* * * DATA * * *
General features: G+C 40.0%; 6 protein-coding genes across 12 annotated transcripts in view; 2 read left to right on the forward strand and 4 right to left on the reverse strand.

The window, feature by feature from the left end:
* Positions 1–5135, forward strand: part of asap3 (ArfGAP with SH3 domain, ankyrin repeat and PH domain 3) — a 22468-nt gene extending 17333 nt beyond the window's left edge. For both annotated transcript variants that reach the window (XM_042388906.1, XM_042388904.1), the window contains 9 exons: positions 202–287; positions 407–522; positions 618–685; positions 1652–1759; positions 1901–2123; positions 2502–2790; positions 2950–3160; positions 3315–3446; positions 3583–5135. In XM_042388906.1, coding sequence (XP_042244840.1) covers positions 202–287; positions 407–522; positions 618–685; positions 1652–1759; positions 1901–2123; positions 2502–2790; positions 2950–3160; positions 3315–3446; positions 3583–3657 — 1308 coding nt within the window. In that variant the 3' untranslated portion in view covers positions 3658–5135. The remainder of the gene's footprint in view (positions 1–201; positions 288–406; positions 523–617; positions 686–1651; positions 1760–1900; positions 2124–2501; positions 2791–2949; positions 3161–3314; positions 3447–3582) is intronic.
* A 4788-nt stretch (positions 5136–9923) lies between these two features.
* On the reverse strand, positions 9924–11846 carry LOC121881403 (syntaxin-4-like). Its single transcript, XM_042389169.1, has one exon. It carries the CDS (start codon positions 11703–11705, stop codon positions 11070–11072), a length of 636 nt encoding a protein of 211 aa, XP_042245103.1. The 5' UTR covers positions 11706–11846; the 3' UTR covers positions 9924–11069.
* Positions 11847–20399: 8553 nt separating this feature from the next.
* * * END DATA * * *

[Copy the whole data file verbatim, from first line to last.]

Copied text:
General features: G+C 40.0%; 6 protein-coding genes across 12 annotated transcripts in view; 2 read left to right on the forward strand and 4 right to left on the reverse strand.

The window, feature by feature from the left end:
* Positions 1–5135, forward strand: part of asap3 (ArfGAP with SH3 domain, ankyrin repeat and PH domain 3) — a 22468-nt gene extending 17333 nt beyond the window's left edge. For both annotated transcript variants that reach the window (XM_042388906.1, XM_042388904.1), the window contains 9 exons: positions 202–287; positions 407–522; positions 618–685; positions 1652–1759; positions 1901–2123; positions 2502–2790; positions 2950–3160; positions 3315–3446; positions 3583–5135. In XM_042388906.1, coding sequence (XP_042244840.1) covers positions 202–287; positions 407–522; positions 618–685; positions 1652–1759; positions 1901–2123; positions 2502–2790; positions 2950–3160; positions 3315–3446; positions 3583–3657 — 1308 coding nt within the window. In that variant the 3' untranslated portion in view covers positions 3658–5135. The remainder of the gene's footprint in view (positions 1–201; positions 288–406; positions 523–617; positions 686–1651; positions 1760–1900; positions 2124–2501; positions 2791–2949; positions 3161–3314; positions 3447–3582) is intronic.
* A 4788-nt stretch (positions 5136–9923) lies between these two features.
* On the reverse strand, positions 9924–11846 carry LOC121881403 (syntaxin-4-like). Its single transcript, XM_042389169.1, has one exon. It carries the CDS (start codon positions 11703–11705, stop codon positions 11070–11072), a length of 636 nt encoding a protein of 211 aa, XP_042245103.1. The 5' UTR covers positions 11706–11846; the 3' UTR covers positions 9924–11069.
* Positions 11847–20399: 8553 nt separating this feature from the next.